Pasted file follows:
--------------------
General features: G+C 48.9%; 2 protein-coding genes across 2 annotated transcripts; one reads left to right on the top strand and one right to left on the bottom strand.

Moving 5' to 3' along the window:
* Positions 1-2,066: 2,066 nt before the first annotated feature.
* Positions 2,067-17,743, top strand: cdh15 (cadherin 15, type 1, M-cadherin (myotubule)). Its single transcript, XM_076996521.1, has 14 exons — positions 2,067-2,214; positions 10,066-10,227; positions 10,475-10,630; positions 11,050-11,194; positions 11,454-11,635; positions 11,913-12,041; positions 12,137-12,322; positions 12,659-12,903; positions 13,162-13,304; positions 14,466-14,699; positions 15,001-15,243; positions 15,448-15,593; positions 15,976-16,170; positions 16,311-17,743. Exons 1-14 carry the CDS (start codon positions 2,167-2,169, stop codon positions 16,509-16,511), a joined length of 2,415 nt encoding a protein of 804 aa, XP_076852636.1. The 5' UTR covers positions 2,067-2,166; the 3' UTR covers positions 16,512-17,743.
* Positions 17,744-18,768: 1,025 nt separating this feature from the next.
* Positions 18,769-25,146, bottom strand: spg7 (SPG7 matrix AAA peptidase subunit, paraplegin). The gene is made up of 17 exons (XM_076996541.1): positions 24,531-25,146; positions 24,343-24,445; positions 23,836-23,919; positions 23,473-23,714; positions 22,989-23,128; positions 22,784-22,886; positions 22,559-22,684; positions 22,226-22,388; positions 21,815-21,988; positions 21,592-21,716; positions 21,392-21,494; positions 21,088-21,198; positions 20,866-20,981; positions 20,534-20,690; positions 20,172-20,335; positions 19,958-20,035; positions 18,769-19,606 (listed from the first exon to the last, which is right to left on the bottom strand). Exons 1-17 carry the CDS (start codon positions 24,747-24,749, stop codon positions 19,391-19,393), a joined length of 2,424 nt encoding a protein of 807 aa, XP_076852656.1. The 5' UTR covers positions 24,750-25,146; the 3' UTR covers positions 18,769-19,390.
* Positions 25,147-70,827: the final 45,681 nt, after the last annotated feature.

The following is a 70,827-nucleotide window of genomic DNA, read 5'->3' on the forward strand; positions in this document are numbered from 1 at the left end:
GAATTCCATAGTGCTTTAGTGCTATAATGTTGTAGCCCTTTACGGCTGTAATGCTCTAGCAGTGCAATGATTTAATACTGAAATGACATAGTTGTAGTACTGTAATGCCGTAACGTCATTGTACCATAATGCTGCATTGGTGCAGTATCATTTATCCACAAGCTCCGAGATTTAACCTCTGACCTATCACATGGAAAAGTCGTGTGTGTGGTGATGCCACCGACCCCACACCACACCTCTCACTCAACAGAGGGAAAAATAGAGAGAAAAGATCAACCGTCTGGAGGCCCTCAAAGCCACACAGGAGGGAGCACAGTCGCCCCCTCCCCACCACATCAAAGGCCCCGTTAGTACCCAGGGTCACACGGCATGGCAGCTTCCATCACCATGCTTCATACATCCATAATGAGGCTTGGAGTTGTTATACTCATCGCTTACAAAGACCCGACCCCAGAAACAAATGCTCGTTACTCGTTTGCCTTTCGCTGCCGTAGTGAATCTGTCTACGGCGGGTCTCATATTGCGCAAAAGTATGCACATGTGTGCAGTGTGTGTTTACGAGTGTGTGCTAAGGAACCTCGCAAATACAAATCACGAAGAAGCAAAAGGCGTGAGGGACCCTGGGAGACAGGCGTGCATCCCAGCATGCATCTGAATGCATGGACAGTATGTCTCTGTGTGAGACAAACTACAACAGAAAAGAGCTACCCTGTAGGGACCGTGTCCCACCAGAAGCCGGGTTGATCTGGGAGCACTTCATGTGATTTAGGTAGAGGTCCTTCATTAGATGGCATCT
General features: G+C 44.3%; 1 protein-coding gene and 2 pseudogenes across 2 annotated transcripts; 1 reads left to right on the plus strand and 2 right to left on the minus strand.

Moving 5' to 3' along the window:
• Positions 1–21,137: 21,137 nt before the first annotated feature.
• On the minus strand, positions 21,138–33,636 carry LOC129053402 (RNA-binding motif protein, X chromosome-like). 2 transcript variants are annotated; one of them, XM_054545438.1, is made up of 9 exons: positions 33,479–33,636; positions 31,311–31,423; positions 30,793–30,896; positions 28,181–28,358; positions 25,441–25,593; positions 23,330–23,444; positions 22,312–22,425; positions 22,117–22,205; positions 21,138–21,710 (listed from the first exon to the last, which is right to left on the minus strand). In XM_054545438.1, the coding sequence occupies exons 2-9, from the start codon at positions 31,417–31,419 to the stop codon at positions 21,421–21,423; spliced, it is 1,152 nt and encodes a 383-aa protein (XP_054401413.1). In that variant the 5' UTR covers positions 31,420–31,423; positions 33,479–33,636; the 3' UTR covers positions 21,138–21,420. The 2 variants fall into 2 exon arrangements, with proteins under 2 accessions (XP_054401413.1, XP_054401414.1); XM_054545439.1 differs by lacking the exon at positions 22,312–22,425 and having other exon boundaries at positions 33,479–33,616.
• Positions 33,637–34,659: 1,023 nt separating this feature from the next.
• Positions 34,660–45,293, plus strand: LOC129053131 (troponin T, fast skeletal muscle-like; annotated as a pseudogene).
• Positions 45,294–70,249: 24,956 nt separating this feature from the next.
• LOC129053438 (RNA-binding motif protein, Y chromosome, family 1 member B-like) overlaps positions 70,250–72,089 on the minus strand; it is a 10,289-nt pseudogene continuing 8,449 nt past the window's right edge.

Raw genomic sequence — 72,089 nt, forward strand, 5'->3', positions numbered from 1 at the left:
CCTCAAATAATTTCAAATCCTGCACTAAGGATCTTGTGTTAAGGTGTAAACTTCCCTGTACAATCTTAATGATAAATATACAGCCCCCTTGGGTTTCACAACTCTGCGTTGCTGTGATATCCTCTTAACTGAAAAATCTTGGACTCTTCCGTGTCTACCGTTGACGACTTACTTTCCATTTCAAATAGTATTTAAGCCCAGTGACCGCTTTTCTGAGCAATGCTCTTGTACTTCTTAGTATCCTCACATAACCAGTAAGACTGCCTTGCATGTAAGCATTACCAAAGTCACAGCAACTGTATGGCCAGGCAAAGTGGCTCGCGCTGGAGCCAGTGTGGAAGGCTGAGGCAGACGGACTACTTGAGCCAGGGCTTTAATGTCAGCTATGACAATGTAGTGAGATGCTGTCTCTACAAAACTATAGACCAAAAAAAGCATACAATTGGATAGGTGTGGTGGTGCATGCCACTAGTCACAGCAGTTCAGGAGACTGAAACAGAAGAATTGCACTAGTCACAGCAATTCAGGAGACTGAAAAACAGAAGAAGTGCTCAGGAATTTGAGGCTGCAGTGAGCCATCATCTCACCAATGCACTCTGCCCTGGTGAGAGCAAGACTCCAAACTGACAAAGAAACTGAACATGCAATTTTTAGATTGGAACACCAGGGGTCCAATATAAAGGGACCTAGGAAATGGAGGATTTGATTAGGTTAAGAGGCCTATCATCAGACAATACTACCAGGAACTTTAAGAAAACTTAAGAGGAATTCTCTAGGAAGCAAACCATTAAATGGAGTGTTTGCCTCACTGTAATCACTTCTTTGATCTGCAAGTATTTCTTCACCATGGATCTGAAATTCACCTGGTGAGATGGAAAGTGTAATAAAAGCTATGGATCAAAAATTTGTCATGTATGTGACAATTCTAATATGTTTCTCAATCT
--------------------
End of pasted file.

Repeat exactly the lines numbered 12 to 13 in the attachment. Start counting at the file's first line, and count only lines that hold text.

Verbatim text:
• Positions 1–21,137: 21,137 nt before the first annotated feature.
• On the minus strand, positions 21,138–33,636 carry LOC129053402 (RNA-binding motif protein, X chromosome-like). 2 transcript variants are annotated; one of them, XM_054545438.1, is made up of 9 exons: positions 33,479–33,636; positions 31,311–31,423; positions 30,793–30,896; positions 28,181–28,358; positions 25,441–25,593; positions 23,330–23,444; positions 22,312–22,425; positions 22,117–22,205; positions 21,138–21,710 (listed from the first exon to the last, which is right to left on the minus strand). In XM_054545438.1, the coding sequence occupies exons 2-9, from the start codon at positions 31,417–31,419 to the stop codon at positions 21,421–21,423; spliced, it is 1,152 nt and encodes a 383-aa protein (XP_054401413.1). In that variant the 5' UTR covers positions 31,420–31,423; positions 33,479–33,636; the 3' UTR covers positions 21,138–21,420. The 2 variants fall into 2 exon arrangements, with proteins under 2 accessions (XP_054401413.1, XP_054401414.1); XM_054545439.1 differs by lacking the exon at positions 22,312–22,425 and having other exon boundaries at positions 33,479–33,616.